Blanche The Southern Belle Essay Research Paper

Blanche, The Southern Belle Essay, Research Paper

Blanche, the Southern Belle

In Tennesse Williams’ play, “A Streetcar Named Desire,” we are introduce to a dainty character named Blanche DuBois. In the plot, Blanche is Stella’s younger sister who has come to visit Stella and her husband Stanley in New Orleans. After their first encounter, Stanley develops a dislike for Blanche and everything associated with her. Among the things Stanley dislikes about Blanche are her “spoiled-girl” manners and her indirect and quizzical way of conversing. Blanche’s lifelong habit of avoiding unpleasant realities leads to her breakdown as seen in her irrational response to death, her dependency, and her inability to defend herself from Stanley’s attacks.

Blanche’s character can be defined as a “southern belle”. She appears to be young, beautiful, and flirtatious. Blanche appears to be that way, but throughout the play, she has a psychological breakdown. Blanche’s situation with her husband is the key to her later behavior. She married rather early at the age of sixteen to whom a boy she believed was a perfect gentleman. He was sensitive, understanding, and civilized much like herself coming from a aristocratic background. She was truly in love with Allen whom she considered perfect in every way. Unfortunately for her, he was a homosexual. As she caught him one evening in their house with an older man, she said nothing, permitting her disbelief to build up inside her. As she confronted him, he ran off and shot himself. After that day, Blanche believed that she was the cause of his suicide. She became promiscuous, seeking a substitute man, especially young boys. At school, where Blanche taught English, she was dismissed because of an incident she had with a seventeen-year-old student that reminded her of her late husband. All of this, cumulatively, weakened Blanche, turned her into an alcoholic, and lowered her mental stability.

Her husband’s death affects her greatly and determines her behavior from then on. Having lost Allan, who meant the world to her, she is blinded by the light and from then on never lights anything stronger than a dim candle. This behavior appears when she is at Stella’s house and puts a paper lantern over the light bulb. Even Mitch notices that she cannot stand the pure light, and therefore refuses to go out with him at daytime or to well lit places. “I can’t stand a naked light bulb any more than?”. This is not the only thing that signifies her character; she turns to a lifestyle of one-night-stands. She makes an effort to satisfy strangers. For example, when the young man collects money for the Evening Star, she tries to seduce him in her manipulative ways. She speaks softly to him and says, “I want to kiss you, just once, softly and sweetly on your mouth”(84). All of these irrational responses to death seem to signify how Blanche’s mind is unstable, and yet she tries to still be educated, well mannered, and attractive person. She tries not to let the horridness come out on top of her image, wanting in an illusive and magical world instead. Blanches says, “I don’t want realism. I want magic! Yes, yes, Magic! I try to give that to people. I misrepresent things to them. I don’t tell the truth, I tell what ought to be the truth”(65). Blanche is very dependent coming to Stella from Belle Reve with less than a dollar in change. Having been fired from her job, she resorts to prostitution for finances, and even that does not suffice her. She has no choice, but to come and live with her sister.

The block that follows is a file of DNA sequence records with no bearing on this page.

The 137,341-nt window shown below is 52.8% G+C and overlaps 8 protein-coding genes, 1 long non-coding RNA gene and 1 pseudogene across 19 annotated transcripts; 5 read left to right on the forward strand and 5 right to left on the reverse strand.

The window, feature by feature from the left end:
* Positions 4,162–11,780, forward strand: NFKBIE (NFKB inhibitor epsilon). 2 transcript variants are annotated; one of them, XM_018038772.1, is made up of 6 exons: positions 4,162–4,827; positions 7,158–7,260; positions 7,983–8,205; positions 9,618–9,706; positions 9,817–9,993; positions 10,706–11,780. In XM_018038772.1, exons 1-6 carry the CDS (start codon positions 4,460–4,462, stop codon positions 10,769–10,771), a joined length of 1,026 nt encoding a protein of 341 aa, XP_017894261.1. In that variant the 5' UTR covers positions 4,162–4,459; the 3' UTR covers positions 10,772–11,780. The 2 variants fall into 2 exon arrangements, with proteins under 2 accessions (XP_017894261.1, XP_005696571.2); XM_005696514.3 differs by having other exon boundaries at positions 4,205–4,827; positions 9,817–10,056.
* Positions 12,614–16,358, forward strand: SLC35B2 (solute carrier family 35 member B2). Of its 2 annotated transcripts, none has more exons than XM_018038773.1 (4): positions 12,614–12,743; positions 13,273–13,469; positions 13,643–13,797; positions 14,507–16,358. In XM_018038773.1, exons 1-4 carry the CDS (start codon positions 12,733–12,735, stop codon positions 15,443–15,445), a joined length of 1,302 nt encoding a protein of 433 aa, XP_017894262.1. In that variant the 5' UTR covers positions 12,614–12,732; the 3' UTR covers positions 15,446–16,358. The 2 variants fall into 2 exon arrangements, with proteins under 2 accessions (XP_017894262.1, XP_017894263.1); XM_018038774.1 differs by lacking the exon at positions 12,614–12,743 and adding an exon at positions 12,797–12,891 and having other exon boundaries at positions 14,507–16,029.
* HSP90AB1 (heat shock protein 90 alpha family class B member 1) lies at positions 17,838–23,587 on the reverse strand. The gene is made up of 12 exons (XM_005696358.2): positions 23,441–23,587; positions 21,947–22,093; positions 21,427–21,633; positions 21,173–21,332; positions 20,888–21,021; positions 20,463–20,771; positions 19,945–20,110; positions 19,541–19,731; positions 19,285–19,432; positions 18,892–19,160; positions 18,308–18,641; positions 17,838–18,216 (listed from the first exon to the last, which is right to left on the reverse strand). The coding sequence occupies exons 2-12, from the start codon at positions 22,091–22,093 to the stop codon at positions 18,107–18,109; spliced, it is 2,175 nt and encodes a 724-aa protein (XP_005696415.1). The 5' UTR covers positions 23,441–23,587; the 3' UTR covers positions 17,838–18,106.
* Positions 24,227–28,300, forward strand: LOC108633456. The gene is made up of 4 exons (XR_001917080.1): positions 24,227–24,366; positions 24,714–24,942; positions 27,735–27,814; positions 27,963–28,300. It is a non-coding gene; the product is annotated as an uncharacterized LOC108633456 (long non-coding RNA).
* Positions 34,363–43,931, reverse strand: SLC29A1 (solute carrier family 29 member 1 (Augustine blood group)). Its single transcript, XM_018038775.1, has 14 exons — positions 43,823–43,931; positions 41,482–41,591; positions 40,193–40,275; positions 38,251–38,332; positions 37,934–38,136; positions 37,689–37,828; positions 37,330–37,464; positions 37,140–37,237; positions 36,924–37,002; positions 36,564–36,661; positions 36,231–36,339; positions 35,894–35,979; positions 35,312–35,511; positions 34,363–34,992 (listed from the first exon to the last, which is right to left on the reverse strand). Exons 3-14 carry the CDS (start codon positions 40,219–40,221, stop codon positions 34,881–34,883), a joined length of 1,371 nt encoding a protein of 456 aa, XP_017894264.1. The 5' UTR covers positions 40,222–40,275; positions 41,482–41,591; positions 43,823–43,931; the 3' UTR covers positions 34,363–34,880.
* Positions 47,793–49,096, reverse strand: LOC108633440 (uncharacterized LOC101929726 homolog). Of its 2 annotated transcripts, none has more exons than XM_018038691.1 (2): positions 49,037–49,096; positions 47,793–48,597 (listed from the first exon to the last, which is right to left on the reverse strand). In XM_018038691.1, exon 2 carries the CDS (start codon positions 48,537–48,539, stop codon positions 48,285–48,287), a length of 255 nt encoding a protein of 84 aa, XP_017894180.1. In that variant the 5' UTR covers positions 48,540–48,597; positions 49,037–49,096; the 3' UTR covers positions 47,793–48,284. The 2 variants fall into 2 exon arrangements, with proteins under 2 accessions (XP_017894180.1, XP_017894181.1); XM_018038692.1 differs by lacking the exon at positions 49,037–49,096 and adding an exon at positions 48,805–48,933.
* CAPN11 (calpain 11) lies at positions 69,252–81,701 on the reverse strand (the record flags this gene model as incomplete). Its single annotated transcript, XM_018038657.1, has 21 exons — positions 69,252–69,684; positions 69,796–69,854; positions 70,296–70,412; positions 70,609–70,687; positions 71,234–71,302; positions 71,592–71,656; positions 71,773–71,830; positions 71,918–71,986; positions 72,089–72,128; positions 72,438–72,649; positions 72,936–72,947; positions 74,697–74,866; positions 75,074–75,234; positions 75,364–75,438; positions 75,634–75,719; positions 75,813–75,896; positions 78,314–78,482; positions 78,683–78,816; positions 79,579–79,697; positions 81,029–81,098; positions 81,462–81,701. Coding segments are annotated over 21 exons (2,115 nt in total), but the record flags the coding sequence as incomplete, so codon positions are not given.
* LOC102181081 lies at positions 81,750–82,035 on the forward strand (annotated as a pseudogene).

Stanley is a realist and cannot stand the elusive “Dame Blanche”(99), eventually destroying her along with her illusions. When Blanche came around and drunk his liquor, bathed in his bathtub, and posed a threat to his marriage, he acted like a primitive animal. Blanche was already weakened by her past and realized that she did not have much of a chance against him. The more she tried talking to Stanley, the more he would always question her. Further, he went on asking for the telegram to convince him that she did receive it. When Blanche was unable to provide it, he completely destroyed her fantasies, telling her how she was the worthless Queen of the Nile sitting on her throne, and “swilling down his liquor”(128). When Stanley went on to rape her, he completely diminished her mental stability.

She could have avoided all of Blanche’s troubles with Stanley in the end left her in a mental institution. Blanche made a mistake by trying to act like a lady, or trying to be what she thought a lady ought to be. Stanley, being a primitive as he was, would have liked her better if she was honest with him about drinking his liquor. Stanley did catch her eyes at first, but being brutally raped by him at the end destroyed her. He knew her and made her face reality, but in a way he exposed her to the bright luminous light she could not stand all her life.


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